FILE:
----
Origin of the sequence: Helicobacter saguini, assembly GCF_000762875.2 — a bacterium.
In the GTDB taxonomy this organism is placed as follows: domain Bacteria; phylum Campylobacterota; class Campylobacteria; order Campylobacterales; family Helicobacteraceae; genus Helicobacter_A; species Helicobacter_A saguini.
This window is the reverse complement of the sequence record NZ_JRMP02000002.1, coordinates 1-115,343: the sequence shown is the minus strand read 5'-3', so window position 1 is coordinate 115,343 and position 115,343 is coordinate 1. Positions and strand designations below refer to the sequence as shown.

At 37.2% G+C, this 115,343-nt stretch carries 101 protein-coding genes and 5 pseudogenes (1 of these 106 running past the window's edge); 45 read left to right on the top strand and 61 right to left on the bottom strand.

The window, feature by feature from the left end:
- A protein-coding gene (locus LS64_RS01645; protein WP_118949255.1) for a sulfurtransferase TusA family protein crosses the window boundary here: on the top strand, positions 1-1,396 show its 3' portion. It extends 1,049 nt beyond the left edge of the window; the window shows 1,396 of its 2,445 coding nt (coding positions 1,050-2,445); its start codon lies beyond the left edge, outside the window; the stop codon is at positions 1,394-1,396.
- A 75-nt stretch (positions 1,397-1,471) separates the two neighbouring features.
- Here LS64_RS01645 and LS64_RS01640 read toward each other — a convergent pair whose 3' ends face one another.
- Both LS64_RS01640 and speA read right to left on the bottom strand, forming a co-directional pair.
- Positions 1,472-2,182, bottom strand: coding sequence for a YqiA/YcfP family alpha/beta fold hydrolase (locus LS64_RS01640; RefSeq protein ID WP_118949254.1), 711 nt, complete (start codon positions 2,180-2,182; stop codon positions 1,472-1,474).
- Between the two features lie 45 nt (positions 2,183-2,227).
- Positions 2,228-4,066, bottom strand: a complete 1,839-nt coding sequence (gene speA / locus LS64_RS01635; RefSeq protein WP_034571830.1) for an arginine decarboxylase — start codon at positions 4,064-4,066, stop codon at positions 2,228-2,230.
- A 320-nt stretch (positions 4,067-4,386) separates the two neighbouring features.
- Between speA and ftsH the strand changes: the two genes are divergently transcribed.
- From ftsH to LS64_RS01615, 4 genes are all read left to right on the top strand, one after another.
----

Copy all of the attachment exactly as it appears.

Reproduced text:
Origin of the sequence: Helicobacter saguini, assembly GCF_000762875.2 — a bacterium.
In the GTDB taxonomy this organism is placed as follows: domain Bacteria; phylum Campylobacterota; class Campylobacteria; order Campylobacterales; family Helicobacteraceae; genus Helicobacter_A; species Helicobacter_A saguini.
This window is the reverse complement of the sequence record NZ_JRMP02000002.1, coordinates 1-115,343: the sequence shown is the minus strand read 5'-3', so window position 1 is coordinate 115,343 and position 115,343 is coordinate 1. Positions and strand designations below refer to the sequence as shown.

At 37.2% G+C, this 115,343-nt stretch carries 101 protein-coding genes and 5 pseudogenes (1 of these 106 running past the window's edge); 45 read left to right on the top strand and 61 right to left on the bottom strand.

The window, feature by feature from the left end:
- A protein-coding gene (locus LS64_RS01645; protein WP_118949255.1) for a sulfurtransferase TusA family protein crosses the window boundary here: on the top strand, positions 1-1,396 show its 3' portion. It extends 1,049 nt beyond the left edge of the window; the window shows 1,396 of its 2,445 coding nt (coding positions 1,050-2,445); its start codon lies beyond the left edge, outside the window; the stop codon is at positions 1,394-1,396.
- A 75-nt stretch (positions 1,397-1,471) separates the two neighbouring features.
- Here LS64_RS01645 and LS64_RS01640 read toward each other — a convergent pair whose 3' ends face one another.
- Both LS64_RS01640 and speA read right to left on the bottom strand, forming a co-directional pair.
- Positions 1,472-2,182, bottom strand: coding sequence for a YqiA/YcfP family alpha/beta fold hydrolase (locus LS64_RS01640; RefSeq protein ID WP_118949254.1), 711 nt, complete (start codon positions 2,180-2,182; stop codon positions 1,472-1,474).
- Between the two features lie 45 nt (positions 2,183-2,227).
- Positions 2,228-4,066, bottom strand: a complete 1,839-nt coding sequence (gene speA / locus LS64_RS01635; RefSeq protein WP_034571830.1) for an arginine decarboxylase — start codon at positions 4,064-4,066, stop codon at positions 2,228-2,230.
- A 320-nt stretch (positions 4,067-4,386) separates the two neighbouring features.
- Between speA and ftsH the strand changes: the two genes are divergently transcribed.
- From ftsH to LS64_RS01615, 4 genes are all read left to right on the top strand, one after another.